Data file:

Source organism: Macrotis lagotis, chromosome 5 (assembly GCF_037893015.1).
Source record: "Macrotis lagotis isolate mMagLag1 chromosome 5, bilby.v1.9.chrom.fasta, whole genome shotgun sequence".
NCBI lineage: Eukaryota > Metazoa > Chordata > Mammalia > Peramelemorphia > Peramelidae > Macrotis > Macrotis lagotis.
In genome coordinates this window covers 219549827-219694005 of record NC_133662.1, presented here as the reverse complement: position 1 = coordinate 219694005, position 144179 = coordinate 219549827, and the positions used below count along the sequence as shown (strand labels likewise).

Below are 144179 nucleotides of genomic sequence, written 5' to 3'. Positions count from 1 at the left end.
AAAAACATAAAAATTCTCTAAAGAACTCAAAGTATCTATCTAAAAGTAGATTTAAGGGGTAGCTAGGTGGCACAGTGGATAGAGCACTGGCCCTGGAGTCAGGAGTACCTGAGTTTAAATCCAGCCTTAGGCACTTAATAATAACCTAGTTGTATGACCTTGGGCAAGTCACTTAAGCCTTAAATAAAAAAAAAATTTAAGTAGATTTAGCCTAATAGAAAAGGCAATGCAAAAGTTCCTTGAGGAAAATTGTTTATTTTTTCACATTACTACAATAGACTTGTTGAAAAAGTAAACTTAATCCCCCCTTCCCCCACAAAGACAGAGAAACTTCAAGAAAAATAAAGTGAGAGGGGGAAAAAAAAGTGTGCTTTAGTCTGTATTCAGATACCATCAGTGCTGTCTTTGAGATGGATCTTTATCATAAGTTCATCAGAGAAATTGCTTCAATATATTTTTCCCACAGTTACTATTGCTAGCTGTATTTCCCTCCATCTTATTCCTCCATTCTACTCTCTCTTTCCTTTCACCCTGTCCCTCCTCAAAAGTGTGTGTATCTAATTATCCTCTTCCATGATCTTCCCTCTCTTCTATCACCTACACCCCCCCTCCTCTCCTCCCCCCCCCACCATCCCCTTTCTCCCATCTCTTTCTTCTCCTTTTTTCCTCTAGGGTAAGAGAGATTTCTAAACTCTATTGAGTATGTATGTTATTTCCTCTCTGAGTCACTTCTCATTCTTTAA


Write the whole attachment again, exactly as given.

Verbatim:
Source organism: Macrotis lagotis, chromosome 5 (assembly GCF_037893015.1).
Source record: "Macrotis lagotis isolate mMagLag1 chromosome 5, bilby.v1.9.chrom.fasta, whole genome shotgun sequence".
NCBI lineage: Eukaryota > Metazoa > Chordata > Mammalia > Peramelemorphia > Peramelidae > Macrotis > Macrotis lagotis.
In genome coordinates this window covers 219549827-219694005 of record NC_133662.1, presented here as the reverse complement: position 1 = coordinate 219694005, position 144179 = coordinate 219549827, and the positions used below count along the sequence as shown (strand labels likewise).

Below are 144179 nucleotides of genomic sequence, written 5' to 3'. Positions count from 1 at the left end.
AAAAACATAAAAATTCTCTAAAGAACTCAAAGTATCTATCTAAAAGTAGATTTAAGGGGTAGCTAGGTGGCACAGTGGATAGAGCACTGGCCCTGGAGTCAGGAGTACCTGAGTTTAAATCCAGCCTTAGGCACTTAATAATAACCTAGTTGTATGACCTTGGGCAAGTCACTTAAGCCTTAAATAAAAAAAAAATTTAAGTAGATTTAGCCTAATAGAAAAGGCAATGCAAAAGTTCCTTGAGGAAAATTGTTTATTTTTTCACATTACTACAATAGACTTGTTGAAAAAGTAAACTTAATCCCCCCTTCCCCCACAAAGACAGAGAAACTTCAAGAAAAATAAAGTGAGAGGGGGAAAAAAAAGTGTGCTTTAGTCTGTATTCAGATACCATCAGTGCTGTCTTTGAGATGGATCTTTATCATAAGTTCATCAGAGAAATTGCTTCAATATATTTTTCCCACAGTTACTATTGCTAGCTGTATTTCCCTCCATCTTATTCCTCCATTCTACTCTCTCTTTCCTTTCACCCTGTCCCTCCTCAAAAGTGTGTGTATCTAATTATCCTCTTCCATGATCTTCCCTCTCTTCTATCACCTACACCCCCCCTCCTCTCCTCCCCCCCCCACCATCCCCTTTCTCCCATCTCTTTCTTCTCCTTTTTTCCTCTAGGGTAAGAGAGATTTCTAAACTCTATTGAGTATGTATGTTATTTCCTCTCTGAGTCACTTCTCATTCTTTAA